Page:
In US v. Edwards, No. 08-30055, the government appealed from a sentence of probation and restitution imposed on defendant, who pled guilty to bankruptcy fraud and making a false statement to a bank. Defendant cross-appealed the restitution order on the ground that it was barred by collateral estoppel.
As stated in the decision: defendant "filled out a loan application in Montana and indicated that he had significant assets," but "did not disclose the $3 million FDIC obligation arising from his [prior] Arizona conviction."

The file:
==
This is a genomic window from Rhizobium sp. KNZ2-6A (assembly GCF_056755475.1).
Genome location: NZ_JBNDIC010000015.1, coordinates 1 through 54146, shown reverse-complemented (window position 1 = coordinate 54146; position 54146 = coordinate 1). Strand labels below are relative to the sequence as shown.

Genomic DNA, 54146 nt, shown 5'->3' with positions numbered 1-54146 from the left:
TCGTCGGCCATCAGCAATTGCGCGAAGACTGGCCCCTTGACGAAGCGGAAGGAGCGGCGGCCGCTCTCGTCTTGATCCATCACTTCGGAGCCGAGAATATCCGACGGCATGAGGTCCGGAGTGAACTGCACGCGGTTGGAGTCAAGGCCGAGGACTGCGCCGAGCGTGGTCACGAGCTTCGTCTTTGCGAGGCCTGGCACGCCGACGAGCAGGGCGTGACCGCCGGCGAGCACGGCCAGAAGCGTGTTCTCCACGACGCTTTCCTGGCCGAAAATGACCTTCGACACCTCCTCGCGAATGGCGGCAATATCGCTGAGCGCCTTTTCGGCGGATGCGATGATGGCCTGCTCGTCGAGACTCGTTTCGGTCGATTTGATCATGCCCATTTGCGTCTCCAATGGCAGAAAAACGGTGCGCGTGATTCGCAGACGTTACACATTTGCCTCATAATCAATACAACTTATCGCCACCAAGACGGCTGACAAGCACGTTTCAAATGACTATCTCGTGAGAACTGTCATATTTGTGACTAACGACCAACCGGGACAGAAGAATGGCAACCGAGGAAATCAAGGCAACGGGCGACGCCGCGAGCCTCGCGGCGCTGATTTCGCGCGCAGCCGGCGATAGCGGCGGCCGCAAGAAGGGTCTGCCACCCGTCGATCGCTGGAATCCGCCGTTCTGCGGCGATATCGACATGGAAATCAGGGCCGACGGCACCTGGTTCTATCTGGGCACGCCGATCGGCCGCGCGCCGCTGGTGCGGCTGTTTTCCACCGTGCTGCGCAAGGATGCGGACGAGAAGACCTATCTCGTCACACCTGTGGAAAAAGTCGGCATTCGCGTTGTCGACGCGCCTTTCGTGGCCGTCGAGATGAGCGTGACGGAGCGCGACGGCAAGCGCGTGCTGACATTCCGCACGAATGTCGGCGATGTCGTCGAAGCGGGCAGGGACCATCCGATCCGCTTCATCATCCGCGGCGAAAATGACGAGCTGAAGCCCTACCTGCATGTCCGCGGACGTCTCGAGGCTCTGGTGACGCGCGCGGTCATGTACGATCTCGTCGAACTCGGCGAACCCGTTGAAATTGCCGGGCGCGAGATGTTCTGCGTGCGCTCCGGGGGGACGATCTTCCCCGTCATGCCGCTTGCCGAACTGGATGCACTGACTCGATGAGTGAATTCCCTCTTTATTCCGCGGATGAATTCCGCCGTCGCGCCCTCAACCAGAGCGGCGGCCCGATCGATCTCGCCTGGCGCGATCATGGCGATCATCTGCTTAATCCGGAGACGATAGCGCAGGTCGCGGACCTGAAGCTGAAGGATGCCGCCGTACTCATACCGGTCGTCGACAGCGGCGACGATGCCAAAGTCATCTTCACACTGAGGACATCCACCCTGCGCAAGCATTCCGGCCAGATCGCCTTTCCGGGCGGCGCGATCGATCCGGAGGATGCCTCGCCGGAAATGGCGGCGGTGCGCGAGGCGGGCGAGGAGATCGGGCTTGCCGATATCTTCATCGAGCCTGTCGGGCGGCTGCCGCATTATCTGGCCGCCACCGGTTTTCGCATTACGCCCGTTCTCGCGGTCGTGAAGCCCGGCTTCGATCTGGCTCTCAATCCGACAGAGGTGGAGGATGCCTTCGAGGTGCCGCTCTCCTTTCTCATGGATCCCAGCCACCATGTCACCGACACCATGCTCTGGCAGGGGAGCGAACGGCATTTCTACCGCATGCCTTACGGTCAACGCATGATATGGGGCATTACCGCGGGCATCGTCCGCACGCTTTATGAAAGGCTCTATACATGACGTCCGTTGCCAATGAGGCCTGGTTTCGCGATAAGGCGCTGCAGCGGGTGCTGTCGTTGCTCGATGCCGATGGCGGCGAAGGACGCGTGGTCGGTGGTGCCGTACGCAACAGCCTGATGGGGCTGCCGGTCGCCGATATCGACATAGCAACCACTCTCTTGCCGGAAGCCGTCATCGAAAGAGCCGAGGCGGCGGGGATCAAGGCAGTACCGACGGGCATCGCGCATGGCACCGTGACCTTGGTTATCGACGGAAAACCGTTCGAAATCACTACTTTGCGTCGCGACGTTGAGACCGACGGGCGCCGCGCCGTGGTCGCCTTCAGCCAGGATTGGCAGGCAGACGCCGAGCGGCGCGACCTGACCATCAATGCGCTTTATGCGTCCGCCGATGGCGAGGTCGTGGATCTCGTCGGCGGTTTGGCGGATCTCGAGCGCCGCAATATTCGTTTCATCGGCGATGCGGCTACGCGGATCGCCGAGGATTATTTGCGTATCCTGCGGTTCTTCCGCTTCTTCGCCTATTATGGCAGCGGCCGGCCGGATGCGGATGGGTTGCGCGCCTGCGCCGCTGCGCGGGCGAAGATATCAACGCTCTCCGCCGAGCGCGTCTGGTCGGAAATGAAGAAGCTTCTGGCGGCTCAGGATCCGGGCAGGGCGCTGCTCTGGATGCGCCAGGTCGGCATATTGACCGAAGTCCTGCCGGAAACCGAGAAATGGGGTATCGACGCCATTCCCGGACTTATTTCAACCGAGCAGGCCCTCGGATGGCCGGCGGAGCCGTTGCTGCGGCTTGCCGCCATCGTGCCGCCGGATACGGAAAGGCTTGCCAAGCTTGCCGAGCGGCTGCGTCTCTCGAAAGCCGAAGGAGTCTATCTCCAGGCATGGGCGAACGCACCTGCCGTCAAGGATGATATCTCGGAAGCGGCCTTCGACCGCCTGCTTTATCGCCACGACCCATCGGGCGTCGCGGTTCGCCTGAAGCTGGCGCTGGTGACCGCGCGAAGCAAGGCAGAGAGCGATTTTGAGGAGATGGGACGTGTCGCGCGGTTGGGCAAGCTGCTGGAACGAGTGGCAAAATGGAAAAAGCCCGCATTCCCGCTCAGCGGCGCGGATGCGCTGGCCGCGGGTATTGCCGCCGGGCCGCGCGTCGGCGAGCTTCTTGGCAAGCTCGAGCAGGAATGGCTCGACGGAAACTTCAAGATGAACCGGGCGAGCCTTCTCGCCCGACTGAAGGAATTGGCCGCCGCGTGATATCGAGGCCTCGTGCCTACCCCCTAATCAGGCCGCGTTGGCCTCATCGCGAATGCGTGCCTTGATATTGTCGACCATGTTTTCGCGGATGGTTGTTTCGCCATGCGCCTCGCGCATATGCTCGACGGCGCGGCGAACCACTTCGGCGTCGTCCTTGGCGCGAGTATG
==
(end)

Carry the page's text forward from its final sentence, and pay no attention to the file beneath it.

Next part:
The Ninth Circuit affirmed the sentence on the grounds that 1) collateral estoppel did not preclude the restitution order because, although compensation to defendant's victims was the general issue in defendant's prior bankruptcy proceeding, the issue was not identical to the issue in the criminal proceedings; and 2) the sentence was not substantively unreasonable because the district court did not abuse its discretion when it considered defendant's history and circumstances.